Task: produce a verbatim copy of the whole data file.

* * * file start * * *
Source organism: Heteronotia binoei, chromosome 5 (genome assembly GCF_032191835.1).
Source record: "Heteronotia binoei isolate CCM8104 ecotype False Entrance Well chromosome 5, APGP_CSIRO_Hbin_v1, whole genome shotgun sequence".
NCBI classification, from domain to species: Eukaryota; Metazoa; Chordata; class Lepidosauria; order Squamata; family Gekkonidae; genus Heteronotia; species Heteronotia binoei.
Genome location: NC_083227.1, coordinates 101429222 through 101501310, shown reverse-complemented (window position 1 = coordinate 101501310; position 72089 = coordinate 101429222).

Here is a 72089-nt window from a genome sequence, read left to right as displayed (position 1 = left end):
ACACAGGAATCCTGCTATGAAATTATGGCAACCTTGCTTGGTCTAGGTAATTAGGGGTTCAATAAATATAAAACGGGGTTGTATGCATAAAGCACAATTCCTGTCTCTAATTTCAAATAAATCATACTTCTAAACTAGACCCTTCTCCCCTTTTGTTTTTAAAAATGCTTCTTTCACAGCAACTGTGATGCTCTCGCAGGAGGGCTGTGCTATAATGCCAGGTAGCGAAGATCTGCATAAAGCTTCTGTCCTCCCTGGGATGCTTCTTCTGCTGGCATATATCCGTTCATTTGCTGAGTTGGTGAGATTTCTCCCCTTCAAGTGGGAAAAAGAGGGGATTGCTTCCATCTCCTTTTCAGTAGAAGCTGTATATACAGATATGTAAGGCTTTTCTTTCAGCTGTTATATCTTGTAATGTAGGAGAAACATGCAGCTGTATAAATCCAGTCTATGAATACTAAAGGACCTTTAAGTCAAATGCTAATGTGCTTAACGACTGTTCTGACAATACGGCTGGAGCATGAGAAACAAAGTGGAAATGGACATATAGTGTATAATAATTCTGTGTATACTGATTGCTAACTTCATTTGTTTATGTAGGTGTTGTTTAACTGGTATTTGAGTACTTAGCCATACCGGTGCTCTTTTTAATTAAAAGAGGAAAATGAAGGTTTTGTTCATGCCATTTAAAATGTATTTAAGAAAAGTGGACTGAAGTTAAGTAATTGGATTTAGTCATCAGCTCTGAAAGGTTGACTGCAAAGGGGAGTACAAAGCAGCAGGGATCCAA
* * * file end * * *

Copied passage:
Source organism: Heteronotia binoei, chromosome 5 (genome assembly GCF_032191835.1).
Source record: "Heteronotia binoei isolate CCM8104 ecotype False Entrance Well chromosome 5, APGP_CSIRO_Hbin_v1, whole genome shotgun sequence".
NCBI classification, from domain to species: Eukaryota; Metazoa; Chordata; class Lepidosauria; order Squamata; family Gekkonidae; genus Heteronotia; species Heteronotia binoei.
Genome location: NC_083227.1, coordinates 101429222 through 101501310, shown reverse-complemented (window position 1 = coordinate 101501310; position 72089 = coordinate 101429222).

Here is a 72089-nt window from a genome sequence, read left to right as displayed (position 1 = left end):
ACACAGGAATCCTGCTATGAAATTATGGCAACCTTGCTTGGTCTAGGTAATTAGGGGTTCAATAAATATAAAACGGGGTTGTATGCATAAAGCACAATTCCTGTCTCTAATTTCAAATAAATCATACTTCTAAACTAGACCCTTCTCCCCTTTTGTTTTTAAAAATGCTTCTTTCACAGCAACTGTGATGCTCTCGCAGGAGGGCTGTGCTATAATGCCAGGTAGCGAAGATCTGCATAAAGCTTCTGTCCTCCCTGGGATGCTTCTTCTGCTGGCATATATCCGTTCATTTGCTGAGTTGGTGAGATTTCTCCCCTTCAAGTGGGAAAAAGAGGGGATTGCTTCCATCTCCTTTTCAGTAGAAGCTGTATATACAGATATGTAAGGCTTTTCTTTCAGCTGTTATATCTTGTAATGTAGGAGAAACATGCAGCTGTATAAATCCAGTCTATGAATACTAAAGGACCTTTAAGTCAAATGCTAATGTGCTTAACGACTGTTCTGACAATACGGCTGGAGCATGAGAAACAAAGTGGAAATGGACATATAGTGTATAATAATTCTGTGTATACTGATTGCTAACTTCATTTGTTTATGTAGGTGTTGTTTAACTGGTATTTGAGTACTTAGCCATACCGGTGCTCTTTTTAATTAAAAGAGGAAAATGAAGGTTTTGTTCATGCCATTTAAAATGTATTTAAGAAAAGTGGACTGAAGTTAAGTAATTGGATTTAGTCATCAGCTCTGAAAGGTTGACTGCAAAGGGGAGTACAAAGCAGCAGGGATCCAA